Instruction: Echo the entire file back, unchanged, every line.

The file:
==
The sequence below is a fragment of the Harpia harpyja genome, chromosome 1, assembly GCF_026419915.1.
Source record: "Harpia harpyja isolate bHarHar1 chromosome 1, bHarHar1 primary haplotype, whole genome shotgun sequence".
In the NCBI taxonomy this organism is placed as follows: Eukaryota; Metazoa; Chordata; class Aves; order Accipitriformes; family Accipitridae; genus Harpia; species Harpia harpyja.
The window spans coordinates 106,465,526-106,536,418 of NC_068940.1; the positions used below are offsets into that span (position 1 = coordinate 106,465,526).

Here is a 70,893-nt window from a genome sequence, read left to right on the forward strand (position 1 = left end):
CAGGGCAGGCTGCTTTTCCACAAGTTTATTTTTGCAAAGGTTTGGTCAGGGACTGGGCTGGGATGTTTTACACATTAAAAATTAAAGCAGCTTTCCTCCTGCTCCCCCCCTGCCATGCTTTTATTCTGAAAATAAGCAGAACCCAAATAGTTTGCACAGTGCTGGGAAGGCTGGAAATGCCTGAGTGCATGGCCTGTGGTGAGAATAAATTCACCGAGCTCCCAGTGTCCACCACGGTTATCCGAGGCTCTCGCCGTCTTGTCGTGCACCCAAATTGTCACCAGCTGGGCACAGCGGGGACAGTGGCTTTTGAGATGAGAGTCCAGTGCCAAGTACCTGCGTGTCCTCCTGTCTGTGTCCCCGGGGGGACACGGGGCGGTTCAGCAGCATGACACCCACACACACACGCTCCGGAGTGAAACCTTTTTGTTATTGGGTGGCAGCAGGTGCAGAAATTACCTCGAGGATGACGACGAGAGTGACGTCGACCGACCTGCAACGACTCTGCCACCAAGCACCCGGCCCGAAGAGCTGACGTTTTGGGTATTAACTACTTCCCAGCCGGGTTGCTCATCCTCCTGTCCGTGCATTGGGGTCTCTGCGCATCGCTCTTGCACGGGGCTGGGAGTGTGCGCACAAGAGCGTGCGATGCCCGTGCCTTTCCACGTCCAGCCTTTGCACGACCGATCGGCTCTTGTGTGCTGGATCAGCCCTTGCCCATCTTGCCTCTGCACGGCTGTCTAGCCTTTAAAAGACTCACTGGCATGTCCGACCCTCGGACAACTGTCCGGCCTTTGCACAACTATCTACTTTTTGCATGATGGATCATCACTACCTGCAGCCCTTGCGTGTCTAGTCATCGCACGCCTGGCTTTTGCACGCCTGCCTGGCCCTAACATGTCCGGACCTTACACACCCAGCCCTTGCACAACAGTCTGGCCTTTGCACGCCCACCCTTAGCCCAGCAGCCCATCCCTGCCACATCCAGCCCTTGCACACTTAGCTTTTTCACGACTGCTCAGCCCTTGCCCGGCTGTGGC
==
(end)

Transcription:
The sequence below is a fragment of the Harpia harpyja genome, chromosome 1, assembly GCF_026419915.1.
Source record: "Harpia harpyja isolate bHarHar1 chromosome 1, bHarHar1 primary haplotype, whole genome shotgun sequence".
In the NCBI taxonomy this organism is placed as follows: Eukaryota; Metazoa; Chordata; class Aves; order Accipitriformes; family Accipitridae; genus Harpia; species Harpia harpyja.
The window spans coordinates 106,465,526-106,536,418 of NC_068940.1; the positions used below are offsets into that span (position 1 = coordinate 106,465,526).

Here is a 70,893-nt window from a genome sequence, read left to right on the forward strand (position 1 = left end):
CAGGGCAGGCTGCTTTTCCACAAGTTTATTTTTGCAAAGGTTTGGTCAGGGACTGGGCTGGGATGTTTTACACATTAAAAATTAAAGCAGCTTTCCTCCTGCTCCCCCCCTGCCATGCTTTTATTCTGAAAATAAGCAGAACCCAAATAGTTTGCACAGTGCTGGGAAGGCTGGAAATGCCTGAGTGCATGGCCTGTGGTGAGAATAAATTCACCGAGCTCCCAGTGTCCACCACGGTTATCCGAGGCTCTCGCCGTCTTGTCGTGCACCCAAATTGTCACCAGCTGGGCACAGCGGGGACAGTGGCTTTTGAGATGAGAGTCCAGTGCCAAGTACCTGCGTGTCCTCCTGTCTGTGTCCCCGGGGGGACACGGGGCGGTTCAGCAGCATGACACCCACACACACACGCTCCGGAGTGAAACCTTTTTGTTATTGGGTGGCAGCAGGTGCAGAAATTACCTCGAGGATGACGACGAGAGTGACGTCGACCGACCTGCAACGACTCTGCCACCAAGCACCCGGCCCGAAGAGCTGACGTTTTGGGTATTAACTACTTCCCAGCCGGGTTGCTCATCCTCCTGTCCGTGCATTGGGGTCTCTGCGCATCGCTCTTGCACGGGGCTGGGAGTGTGCGCACAAGAGCGTGCGATGCCCGTGCCTTTCCACGTCCAGCCTTTGCACGACCGATCGGCTCTTGTGTGCTGGATCAGCCCTTGCCCATCTTGCCTCTGCACGGCTGTCTAGCCTTTAAAAGACTCACTGGCATGTCCGACCCTCGGACAACTGTCCGGCCTTTGCACAACTATCTACTTTTTGCATGATGGATCATCACTACCTGCAGCCCTTGCGTGTCTAGTCATCGCACGCCTGGCTTTTGCACGCCTGCCTGGCCCTAACATGTCCGGACCTTACACACCCAGCCCTTGCACAACAGTCTGGCCTTTGCACGCCCACCCTTAGCCCAGCAGCCCATCCCTGCCACATCCAGCCCTTGCACACTTAGCTTTTTCACGACTGCTCAGCCCTTGCCCGGCTGTGGC